Last week we ventured to Massa (which is 5 km north of us, and on the way to Carrara), to Cuturi Tools. Cuturi makes pneumatic air hammers and Tamara has a couple of old ones, one small Piccolo (small) hammer that needed repair. She has been emailing them so they buzzed us in the gate and welcomed us into their factory site. We met Ezio Cuturi, the grandson of the original founder Gino Cuturi. He now runs the business with his brother. He helped Tamara with the repair and entertained us while we bought chisels and experimented with their new “Piccolino” (even more small) air hammer which does engraving and small work.

Yes, this is a sculpture of an air hammer made of marble.
Ezio, Eirene and Tamara. We got hats!
We all got to try to Piccolino, which was a sweet little tool. Eirene got one and amazingly I resisted buying one.

Both Milani and Cuturi are great brands in the world of stone so it has been a treat to look and buy tools directly from the source. Who knows what else we’ll find to bring home with us!

If you’ve got questions, ask them in the comments and I’ll try to put together a Q and A blog.

Until next time, ciao!

So Much Stone

Notice I did not say “too much stone.” Stone is one of those things you can’t have too much of; like good health or love. Everywhere you turn there is stone; the tile, curbs, window sills, and sinks. It’s like wood in the Pacific Northwest, it’s the readily available material.

Studio Pescarella is located in an industrial area so we are surrounded, literally, by stone yards and fabricators. On either side of us and across the street there are yards, and the “back yard” to the studio is a river and on the other side of the river is…wait for it, yes, two more stone yards.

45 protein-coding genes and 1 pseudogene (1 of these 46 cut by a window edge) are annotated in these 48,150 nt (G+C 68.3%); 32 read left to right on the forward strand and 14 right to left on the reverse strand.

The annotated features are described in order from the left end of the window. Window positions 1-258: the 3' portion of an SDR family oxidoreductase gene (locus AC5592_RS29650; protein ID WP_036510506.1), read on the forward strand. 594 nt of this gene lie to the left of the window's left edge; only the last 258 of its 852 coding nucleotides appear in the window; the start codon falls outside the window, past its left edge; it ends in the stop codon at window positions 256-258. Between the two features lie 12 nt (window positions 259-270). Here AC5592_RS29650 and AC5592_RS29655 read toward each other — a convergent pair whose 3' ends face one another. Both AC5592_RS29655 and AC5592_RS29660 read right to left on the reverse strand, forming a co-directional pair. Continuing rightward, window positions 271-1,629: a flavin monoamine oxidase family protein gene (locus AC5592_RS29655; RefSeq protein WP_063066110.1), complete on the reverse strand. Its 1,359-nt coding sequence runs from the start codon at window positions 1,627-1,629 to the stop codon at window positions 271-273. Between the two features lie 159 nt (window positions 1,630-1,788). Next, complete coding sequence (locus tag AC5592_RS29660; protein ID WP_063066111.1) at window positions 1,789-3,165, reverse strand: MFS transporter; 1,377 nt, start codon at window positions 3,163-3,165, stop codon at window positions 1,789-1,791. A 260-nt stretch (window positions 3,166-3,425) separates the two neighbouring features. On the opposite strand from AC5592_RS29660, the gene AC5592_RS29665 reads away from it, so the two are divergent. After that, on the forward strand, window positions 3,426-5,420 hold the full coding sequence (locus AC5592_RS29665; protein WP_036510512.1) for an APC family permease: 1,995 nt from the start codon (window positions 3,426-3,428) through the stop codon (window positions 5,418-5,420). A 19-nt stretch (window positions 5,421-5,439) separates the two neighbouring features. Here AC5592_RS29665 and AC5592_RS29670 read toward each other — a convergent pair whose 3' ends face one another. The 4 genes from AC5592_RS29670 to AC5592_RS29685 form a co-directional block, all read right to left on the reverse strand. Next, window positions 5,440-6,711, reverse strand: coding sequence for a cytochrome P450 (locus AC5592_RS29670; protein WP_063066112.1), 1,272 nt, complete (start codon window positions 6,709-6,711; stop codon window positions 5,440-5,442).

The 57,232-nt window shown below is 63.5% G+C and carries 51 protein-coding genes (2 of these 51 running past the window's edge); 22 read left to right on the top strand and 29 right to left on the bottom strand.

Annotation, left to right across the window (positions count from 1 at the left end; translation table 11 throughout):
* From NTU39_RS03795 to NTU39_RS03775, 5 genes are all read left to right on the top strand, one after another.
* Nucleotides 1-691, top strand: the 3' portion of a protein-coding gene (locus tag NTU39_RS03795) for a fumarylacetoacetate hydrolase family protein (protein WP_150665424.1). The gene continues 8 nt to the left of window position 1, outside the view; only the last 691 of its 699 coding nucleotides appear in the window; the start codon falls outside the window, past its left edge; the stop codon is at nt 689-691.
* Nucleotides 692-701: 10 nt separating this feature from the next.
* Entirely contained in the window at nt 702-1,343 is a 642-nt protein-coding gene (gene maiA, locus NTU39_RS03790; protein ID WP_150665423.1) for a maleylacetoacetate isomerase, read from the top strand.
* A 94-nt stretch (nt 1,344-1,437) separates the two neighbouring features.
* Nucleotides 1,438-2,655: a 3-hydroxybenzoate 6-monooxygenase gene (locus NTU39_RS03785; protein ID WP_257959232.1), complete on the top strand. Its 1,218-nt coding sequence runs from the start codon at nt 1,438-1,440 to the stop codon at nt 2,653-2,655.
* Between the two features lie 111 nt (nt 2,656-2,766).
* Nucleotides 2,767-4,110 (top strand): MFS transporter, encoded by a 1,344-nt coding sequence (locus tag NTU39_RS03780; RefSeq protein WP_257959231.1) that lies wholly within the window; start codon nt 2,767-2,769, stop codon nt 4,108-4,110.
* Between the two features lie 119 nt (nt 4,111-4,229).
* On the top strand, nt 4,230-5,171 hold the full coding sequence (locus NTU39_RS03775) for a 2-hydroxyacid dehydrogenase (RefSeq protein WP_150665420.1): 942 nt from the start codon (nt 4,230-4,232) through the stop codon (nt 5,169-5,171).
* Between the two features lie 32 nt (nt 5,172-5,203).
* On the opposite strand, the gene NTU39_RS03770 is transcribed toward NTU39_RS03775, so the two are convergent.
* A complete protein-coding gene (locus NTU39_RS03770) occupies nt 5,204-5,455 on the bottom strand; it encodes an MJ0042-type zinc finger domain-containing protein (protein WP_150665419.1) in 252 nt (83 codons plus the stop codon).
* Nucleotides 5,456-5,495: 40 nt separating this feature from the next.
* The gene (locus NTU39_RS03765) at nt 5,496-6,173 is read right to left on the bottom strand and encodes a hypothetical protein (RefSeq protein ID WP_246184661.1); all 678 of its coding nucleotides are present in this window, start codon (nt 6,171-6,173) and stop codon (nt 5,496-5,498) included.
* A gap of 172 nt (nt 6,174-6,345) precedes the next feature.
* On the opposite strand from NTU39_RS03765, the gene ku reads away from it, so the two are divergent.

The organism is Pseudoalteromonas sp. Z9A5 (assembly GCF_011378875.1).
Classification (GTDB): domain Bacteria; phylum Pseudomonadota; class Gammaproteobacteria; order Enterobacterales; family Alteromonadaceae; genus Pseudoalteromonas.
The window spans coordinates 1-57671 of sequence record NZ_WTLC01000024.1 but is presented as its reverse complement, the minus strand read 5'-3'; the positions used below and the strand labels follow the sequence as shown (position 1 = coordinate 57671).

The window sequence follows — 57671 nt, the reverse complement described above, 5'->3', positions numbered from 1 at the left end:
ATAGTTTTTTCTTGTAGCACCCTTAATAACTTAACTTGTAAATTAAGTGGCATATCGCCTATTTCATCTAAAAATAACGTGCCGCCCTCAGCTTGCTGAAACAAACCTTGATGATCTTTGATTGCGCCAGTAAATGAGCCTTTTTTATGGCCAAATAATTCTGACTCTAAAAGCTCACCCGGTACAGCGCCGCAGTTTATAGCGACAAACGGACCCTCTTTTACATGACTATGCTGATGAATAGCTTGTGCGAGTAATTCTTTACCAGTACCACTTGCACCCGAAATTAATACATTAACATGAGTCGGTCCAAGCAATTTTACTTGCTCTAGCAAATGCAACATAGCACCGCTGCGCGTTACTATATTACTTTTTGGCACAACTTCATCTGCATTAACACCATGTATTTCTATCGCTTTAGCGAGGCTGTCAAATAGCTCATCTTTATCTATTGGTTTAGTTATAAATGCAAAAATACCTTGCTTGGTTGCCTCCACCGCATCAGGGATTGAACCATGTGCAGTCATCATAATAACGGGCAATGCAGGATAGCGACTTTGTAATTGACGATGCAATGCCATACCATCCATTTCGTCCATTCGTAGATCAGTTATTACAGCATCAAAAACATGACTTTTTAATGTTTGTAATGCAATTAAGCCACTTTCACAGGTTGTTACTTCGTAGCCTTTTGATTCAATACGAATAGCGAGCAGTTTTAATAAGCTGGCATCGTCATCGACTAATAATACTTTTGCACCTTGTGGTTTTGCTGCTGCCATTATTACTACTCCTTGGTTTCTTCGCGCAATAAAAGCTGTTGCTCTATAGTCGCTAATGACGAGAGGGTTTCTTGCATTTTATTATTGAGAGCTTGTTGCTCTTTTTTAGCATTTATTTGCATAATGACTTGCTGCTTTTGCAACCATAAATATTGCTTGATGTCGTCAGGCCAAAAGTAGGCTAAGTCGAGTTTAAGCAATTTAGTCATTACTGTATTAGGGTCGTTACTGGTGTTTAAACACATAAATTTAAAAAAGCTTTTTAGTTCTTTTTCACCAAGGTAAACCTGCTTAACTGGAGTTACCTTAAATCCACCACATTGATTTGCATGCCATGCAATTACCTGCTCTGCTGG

The stone yard next door, the cranes are amazing!
Two of the stone yards across the river, notice all the marble lining the river banks, yes, I did pick some of that up too.
The stone yard on the other side of us, the one closest to us that has the fabrication shop. I will be bringing something home from here.

The difficulty is choosing. So I started with the path of least resistance, I bought a couple of small cut off stones from one of the studio owners here and worked on those. Then we started exploring the dumpster next door which belongs to a large scale fabricating shop with wire saws, CNC machines and all the rest. They are kind enough to indulge visits to the dumpster from the Studio. We have “rescued” good stone there, the biggest was a good size chunk (see below) and had 2 cracks, once split it has broken into three nice carving stones with lovely veining.

“Rescuing” stone from the dumpster with a little help.
A lucky day at the dumpster, Eirene and Tamara and the catch of the day.
The block with 2 cracks before.
…and after
Another stone, before.
During. Yes, that’s me wearing my Freeland Art Studios t-shirt!
…and after, “The Three Graces”

On Friday we started actually shopping to buy stone. It gets delivered on Monday, nothing giant but some nice finds. More on that soon. Thanks for reading and commenting. I’m happy so many of you are enjoying being along on my trip to Italy.

Ciao.